Whether you’re a basketball fanatic or have never shot a basketball in your life, you can still incorporate the American tradition of March Madness into your family time. It’s a great way to spend time together, talk about physical activity, learn geography, cook in the kitchen, read books, study history, and be active as a family.
A brief overview of March Madness
In case you’re unfamiliar with this all-American sport, here are the basics of March Madness.
- March Madness is the NCAA Division I men’s basketball tournament which has been hosted every year since 1939.
- 64 teams are selected. Each team is placed into one of 4 regions, and each region is ranked from 1 to 16 according to their skill level, which is called “seed.” You will see these seed numbers denoted on the bracket.
- Teams compete through 7 single-elimination rounds until there is a winner of the championship.
- For more details, read What Is March Madness: The NCAA Tournament Explained
1 – Learn how to play basketball.
Since March Madness is all about basketball, take the time to actually learn how to play basketball! Head to your local park for free access to a basketball hoop, and borrow a basketball from a neighbor. (Or use a kickball that you already have at home.)
Want to be even more active with your family? Try one of these family workouts.
2 – Have every family member fill out a bracket.
Have each person fill out a bracket. Teach your kids about the seed numbers. Your toddler can pick between the team names or colors. Older children can pick based on the state or the mascot. After each game, highlight the winning team and cross out the losing team. Let the winner of your family bracket (or the person who makes it the farthest) pick a restaurant for dinner.
3 – Make fan gear.
If your kids are sports fanatics, buy them a new shirt or hat for their favorite team. If you’re new to basketball, spend an afternoon making homemade fan gear. Let your kids make a poster, foam finger, mini flag, pom poms, or shirt to represent who they are rooting for.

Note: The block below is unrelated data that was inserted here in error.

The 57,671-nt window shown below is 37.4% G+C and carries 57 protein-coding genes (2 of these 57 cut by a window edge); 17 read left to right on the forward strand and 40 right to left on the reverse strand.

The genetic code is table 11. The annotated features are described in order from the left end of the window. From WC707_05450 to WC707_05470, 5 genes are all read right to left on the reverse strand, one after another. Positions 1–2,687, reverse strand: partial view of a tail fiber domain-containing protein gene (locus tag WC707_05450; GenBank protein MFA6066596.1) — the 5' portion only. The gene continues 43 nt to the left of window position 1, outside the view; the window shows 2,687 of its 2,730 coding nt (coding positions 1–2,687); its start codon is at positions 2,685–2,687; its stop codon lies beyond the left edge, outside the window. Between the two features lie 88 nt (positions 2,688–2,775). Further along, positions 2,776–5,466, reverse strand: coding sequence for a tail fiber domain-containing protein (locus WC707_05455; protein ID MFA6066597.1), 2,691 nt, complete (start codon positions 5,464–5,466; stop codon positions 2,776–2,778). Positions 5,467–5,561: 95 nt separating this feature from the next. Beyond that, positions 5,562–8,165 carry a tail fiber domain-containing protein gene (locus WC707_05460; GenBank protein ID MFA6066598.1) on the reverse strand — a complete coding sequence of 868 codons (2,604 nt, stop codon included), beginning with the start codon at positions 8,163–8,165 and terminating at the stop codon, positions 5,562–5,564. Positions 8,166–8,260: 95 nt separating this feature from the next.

4 – Watch the game with friends.
Host friends and family at your house to watch the games together. You’ll get extra family time and you can model a healthy balance between relationships and television. Remember, your kids are always observing you!
5 – Bake basketball treats.
Speaking of having friends over, bake some basketball treats with your kids. Try decorating cookies, cupcakes, or rice crispy treats like basketballs. You can even decorate a round cake like a basketball or mini pretzel candies!
6 – Find each team’s home state.
Print a map of the United States for a basketball geography lesson. Before a team plays, help your child locate each team’s home state on the map. Talk about visitor attractions, climate, and fun activities available in each state. You could also have your child write the team name inside of their home state. By the end of the Sweet Sixteen, you’ll see where each team is located across the country, and which states have more than one team.
7 – Host a book bracket.
March Madness uses a bracket method to determine the final winners. You can host a book bracket to pick your family’s favorite books. First, select the top 16 most-read books in your home. Every night, read 2 books and pick a “winner.” Create a bracket and continue your nightly book competitions until you have a winner!
Inspired by this Tournament of Kids Books.
8 – Learn the team’s history.
Every team in the bracket has a story. How was the team created? How long has that University been in existence? Who is their star player? Why do they have that particular coach? Read a biography or short history about the teams, their star player, or coaches. Want to learn more? Head to your local library and read about the history of basketball.
March Madness combined with family time
Who said that sports need to be all-consuming? Allow this year’s March Madness to be a time when your entire family gathers around the television – not to be glued to the game, but to make it a family activity about geography, biographies, history, relationships, baking, and reading.
How do you celebrate March Madness? What other family ideas can you share with our readers?
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